of Egypt, their researches into the antiquities, natural history, and productions of that country, reflect the highest honour on the savans and artists who were employed on this occasion. We are presented with the result of their labours in the truly superb, expensive, and imperial publication, of which the first part is now before us, but which we can do little more than concisely announce, since it has but just reached our hands. We are, however, resolved to announce it, if it be only to inform our readers that this literary comet has appeared in our horizon. It issues from the press under the immediate sanction of the French ruler; and, large as the price of it is, we are assured that the very few copies, which the laudable enterprize of M. De Boffe has procured for this country, are already sold to our opulent patrons of the

arts.

This premiere livraison, or first delivery of the work, consists of eight volumes, of different sizes. Two volumes, imperial folio, contain a multitude of beautifully executed plates, representing the monuments of ancient Egypt, modern views of places, subjects of natural history, &c. &c. Of the same size, is given a volume containing an historical preface, and an explanation of the plates. Connected with these three volumes, but vastly surpassing them in magnitude, is A Geographical Atlas of Egypt and Syria, of atlantic form, measuring 4 feet 6 inches by three feet; forming a distinct department of the work; and containing general and topographical plans, views of monuments in their present state, plans, elevations, and sections of buildings,-architectural details,-bas reliefs,-statues,-ornaments, &c.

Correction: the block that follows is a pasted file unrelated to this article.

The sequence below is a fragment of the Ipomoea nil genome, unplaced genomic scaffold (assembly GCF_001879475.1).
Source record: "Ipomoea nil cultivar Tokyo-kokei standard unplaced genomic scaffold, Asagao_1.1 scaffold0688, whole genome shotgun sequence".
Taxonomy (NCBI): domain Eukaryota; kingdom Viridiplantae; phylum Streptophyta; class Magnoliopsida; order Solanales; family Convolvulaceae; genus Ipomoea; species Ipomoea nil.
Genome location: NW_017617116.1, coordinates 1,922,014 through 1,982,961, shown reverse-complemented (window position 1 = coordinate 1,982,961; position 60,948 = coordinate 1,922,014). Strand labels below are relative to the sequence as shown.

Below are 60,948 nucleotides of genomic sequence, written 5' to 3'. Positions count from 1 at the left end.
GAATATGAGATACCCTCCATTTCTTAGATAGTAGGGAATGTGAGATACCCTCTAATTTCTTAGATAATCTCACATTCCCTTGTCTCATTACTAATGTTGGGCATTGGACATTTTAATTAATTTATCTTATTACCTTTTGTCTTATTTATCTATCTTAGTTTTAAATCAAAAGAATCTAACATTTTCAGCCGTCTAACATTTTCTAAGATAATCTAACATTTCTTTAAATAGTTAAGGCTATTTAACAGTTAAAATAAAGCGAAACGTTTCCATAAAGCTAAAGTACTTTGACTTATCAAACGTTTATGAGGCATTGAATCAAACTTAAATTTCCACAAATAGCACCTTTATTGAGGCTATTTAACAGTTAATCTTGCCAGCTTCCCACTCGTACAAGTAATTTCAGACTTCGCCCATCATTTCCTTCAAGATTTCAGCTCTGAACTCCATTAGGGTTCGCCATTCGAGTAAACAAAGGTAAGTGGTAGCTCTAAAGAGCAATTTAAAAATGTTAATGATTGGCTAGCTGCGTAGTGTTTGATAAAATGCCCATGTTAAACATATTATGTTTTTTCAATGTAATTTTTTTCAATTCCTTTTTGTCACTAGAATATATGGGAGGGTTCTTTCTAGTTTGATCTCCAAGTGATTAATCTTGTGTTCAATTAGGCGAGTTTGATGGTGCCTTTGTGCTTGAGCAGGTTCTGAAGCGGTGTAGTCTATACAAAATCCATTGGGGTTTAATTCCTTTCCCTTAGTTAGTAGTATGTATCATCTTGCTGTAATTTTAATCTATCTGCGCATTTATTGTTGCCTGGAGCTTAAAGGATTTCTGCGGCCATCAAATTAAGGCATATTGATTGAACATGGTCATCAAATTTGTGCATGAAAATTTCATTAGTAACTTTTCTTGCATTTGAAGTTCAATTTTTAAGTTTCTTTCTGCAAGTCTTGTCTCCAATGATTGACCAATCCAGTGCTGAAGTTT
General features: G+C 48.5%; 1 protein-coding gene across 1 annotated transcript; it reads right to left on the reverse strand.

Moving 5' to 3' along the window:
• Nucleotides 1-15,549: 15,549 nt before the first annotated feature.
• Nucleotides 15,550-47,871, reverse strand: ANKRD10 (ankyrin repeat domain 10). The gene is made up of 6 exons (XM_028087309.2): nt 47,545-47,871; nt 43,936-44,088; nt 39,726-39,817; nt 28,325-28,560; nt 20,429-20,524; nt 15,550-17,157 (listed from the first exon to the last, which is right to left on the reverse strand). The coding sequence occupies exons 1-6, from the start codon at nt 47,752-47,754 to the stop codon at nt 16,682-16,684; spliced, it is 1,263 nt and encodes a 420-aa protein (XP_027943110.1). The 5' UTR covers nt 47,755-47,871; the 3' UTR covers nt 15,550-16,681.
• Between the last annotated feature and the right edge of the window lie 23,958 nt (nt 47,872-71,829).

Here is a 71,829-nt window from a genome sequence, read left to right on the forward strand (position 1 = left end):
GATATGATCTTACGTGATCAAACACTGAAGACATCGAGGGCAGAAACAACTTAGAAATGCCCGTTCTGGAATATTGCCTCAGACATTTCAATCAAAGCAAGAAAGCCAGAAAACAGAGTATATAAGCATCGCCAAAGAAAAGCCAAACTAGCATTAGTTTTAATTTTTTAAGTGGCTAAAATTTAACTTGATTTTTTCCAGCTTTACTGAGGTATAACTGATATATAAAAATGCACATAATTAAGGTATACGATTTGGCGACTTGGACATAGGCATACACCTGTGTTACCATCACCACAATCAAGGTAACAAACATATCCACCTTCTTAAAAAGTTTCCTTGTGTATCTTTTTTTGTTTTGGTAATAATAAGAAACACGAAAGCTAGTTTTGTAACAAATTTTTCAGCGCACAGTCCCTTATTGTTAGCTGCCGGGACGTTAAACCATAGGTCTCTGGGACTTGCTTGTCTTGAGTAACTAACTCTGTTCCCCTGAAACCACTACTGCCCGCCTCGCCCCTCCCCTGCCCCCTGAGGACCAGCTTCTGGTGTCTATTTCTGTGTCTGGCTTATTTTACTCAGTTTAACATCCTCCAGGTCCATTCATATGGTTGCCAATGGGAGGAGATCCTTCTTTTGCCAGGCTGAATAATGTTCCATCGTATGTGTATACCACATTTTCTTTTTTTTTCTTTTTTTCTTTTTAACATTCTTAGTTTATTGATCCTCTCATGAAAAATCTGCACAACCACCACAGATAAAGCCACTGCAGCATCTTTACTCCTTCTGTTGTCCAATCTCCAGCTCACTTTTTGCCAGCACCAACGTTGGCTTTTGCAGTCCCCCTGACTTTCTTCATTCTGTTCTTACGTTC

To the rich exhibition, which is thus offered, are appended four volumes in folio, of the ordinary size; which are replete with illustrative and instructive memoirs on the modern state of Egypt, its natural history, and its antiquities.

The historical Preface, which is written by M. Fourier, contains an amusing fund of introductory matter, at which we can only glance. He enlarges on the favourable geographical situation of Egypt,-sketches its various fortunes and revolutions at different periods, and, while he adverts to its former elevation in arts, agriculture, and commerce, laments its present depression. We here find an open exposition of the motives and views of the French in the Egyptian expedition; and. the military events which distinguished it are fairly recorded, as well as the labours of the corps of literati, who, under the protection of the army, worked assiduously in their department. Care is taken to display at full length the benefits which Egypt was deriving, and would in future have derived more largely, from their institutions and instruction; and lamentations are poured over their expul